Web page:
I now possessed a handful of skills that weren't good for shit in a real battle and six-pack abs. I was still weak, and the world was still fucked.
       He realizes that he's going to wind up as what amounts to cannon fodder for the Mimics. Except that when he finally goes into battle and does get himself killed it doesn't prove to be quite permanent: he wakes up the previous morning again and finds himself reliving the same day (something he does not immediately realize).
       Soon Keiji tries to take advantage of his situation, learning from experience. He trains, so that he's a better fighter, and, knowing where some of the dangers lie, he makes some headway in each battle -- but never quite enough.
       The one larger-than-life presence at the base is legendary American soldier Rita Vrataski, who has been the most impressive in an elite squad responsible for: "half of all the Mimic kills humanity had ever made" -- as many in just three years as: "the whole UDF put together had in the twenty years before". Keiji eventually teams up with her, as she turns out to have her own insight into what Keiji is experiencing, and can possibly help guide him to how to escape it -- and strike a blow against the Mimics
       Sakurazaka offers a decent twist to the explanation for the time-loops -- it's a bit forced, but, hey, there really aren't many scientifically reasonable explanations for time loops, and it does come with a nice twist to it, which also helps in the book's (not quite) resolution. The Mimics and their origin are also inspired ideas, the explanation of their origins and purpose a satisfying one. Their capabilities and form are also nicely handled by Sakurazaka, as he presents them as convincingly evil forces but doesn't go into too much detail, leaving much to the reader's imagination.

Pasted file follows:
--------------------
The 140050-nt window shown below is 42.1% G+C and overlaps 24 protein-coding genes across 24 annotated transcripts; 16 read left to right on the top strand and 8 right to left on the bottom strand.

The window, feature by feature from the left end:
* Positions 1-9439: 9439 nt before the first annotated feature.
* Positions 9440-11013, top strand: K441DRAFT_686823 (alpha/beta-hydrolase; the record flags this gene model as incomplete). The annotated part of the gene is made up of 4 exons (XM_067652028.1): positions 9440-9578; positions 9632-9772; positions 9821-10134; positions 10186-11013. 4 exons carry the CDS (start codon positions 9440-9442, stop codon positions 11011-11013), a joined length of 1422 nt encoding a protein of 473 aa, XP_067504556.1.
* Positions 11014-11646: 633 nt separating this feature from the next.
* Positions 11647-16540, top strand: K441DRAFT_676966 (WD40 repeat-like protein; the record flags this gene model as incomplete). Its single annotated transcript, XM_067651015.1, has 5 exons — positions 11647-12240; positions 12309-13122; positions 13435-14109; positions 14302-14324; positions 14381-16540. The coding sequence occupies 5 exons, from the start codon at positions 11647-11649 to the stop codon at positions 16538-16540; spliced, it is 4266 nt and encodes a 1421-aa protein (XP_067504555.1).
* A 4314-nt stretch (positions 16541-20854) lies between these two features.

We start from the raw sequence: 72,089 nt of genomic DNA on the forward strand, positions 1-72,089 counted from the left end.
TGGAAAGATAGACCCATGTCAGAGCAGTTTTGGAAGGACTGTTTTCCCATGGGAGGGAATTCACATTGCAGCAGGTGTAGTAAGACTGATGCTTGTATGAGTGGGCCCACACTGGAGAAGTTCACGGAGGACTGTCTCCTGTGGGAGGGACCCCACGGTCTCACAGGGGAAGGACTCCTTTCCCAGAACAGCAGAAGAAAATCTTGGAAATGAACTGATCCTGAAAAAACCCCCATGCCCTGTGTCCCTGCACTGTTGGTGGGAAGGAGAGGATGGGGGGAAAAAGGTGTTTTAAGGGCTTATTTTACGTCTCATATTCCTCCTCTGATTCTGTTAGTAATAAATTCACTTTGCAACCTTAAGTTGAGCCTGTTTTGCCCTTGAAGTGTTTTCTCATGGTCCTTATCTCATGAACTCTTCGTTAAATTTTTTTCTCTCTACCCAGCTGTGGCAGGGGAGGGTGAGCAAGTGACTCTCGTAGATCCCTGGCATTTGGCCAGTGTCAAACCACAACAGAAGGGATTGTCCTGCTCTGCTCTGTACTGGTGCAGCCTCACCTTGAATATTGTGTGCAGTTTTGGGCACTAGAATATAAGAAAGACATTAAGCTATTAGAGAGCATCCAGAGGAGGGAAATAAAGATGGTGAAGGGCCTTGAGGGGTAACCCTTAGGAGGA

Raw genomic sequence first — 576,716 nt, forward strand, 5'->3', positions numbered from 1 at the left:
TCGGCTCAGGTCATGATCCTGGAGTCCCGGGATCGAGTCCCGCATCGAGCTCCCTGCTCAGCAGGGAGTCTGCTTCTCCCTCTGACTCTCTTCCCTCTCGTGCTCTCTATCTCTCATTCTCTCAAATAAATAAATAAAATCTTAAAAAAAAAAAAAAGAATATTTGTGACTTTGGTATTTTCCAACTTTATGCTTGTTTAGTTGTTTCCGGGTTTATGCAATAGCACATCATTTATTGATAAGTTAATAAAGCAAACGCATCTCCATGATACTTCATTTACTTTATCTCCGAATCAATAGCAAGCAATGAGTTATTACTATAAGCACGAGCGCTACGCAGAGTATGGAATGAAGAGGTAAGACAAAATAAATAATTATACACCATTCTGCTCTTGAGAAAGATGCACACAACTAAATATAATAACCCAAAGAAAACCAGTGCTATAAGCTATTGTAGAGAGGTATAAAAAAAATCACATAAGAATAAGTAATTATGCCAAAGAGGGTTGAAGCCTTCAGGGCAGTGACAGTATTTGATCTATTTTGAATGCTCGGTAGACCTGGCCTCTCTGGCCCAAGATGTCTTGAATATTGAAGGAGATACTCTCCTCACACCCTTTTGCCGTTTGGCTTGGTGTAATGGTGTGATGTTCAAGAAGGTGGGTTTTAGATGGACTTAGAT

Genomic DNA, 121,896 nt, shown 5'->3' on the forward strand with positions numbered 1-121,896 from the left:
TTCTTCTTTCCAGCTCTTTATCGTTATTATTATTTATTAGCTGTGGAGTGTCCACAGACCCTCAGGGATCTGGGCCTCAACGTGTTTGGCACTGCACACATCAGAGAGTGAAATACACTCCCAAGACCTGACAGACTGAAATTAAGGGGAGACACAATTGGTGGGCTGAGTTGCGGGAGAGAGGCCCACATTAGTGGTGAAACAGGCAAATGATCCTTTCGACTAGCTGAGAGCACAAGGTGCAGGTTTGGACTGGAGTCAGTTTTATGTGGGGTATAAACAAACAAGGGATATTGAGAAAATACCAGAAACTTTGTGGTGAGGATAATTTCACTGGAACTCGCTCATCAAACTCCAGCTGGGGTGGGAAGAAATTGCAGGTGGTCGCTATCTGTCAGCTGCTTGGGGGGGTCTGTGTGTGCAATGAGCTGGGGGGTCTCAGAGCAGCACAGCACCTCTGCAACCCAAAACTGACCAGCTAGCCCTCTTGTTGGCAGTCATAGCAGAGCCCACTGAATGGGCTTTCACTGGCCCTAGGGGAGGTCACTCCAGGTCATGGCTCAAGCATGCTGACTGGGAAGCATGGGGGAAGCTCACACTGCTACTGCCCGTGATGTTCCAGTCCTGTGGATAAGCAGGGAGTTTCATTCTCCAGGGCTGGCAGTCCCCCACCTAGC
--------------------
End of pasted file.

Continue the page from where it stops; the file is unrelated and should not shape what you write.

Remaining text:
Well-paced -- for a time-loop novel there is very little repetition, and Sakurazaka keeps the tension going (which is more important than keeping the action going) very well -- and well-conceived, All You Need is Kill is a superior piece of science fiction. Yes, the writing is uneven -- taut at its best, but occasionally drifting to the maudlin -- and, yes, the title is the worst (but: kudos to the English-language publisher, for sticking with what was the original (in-English-)Japanese title), but this is a good story and Sakurazaka impresses greatly in its execution.
       A good, fast read, with more payoff along the way than most thrillers or science fiction offer.

- M.A.Orthofer, 25 July 2015

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All You Need is Kill: Reviews: Edge of Tomorrow - the film: Other books of interest under review:

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About the Author:

       Japanese author Sakurazaka Hiroshi (桜坂 洋) was born in 1970.

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© 2015 the complete review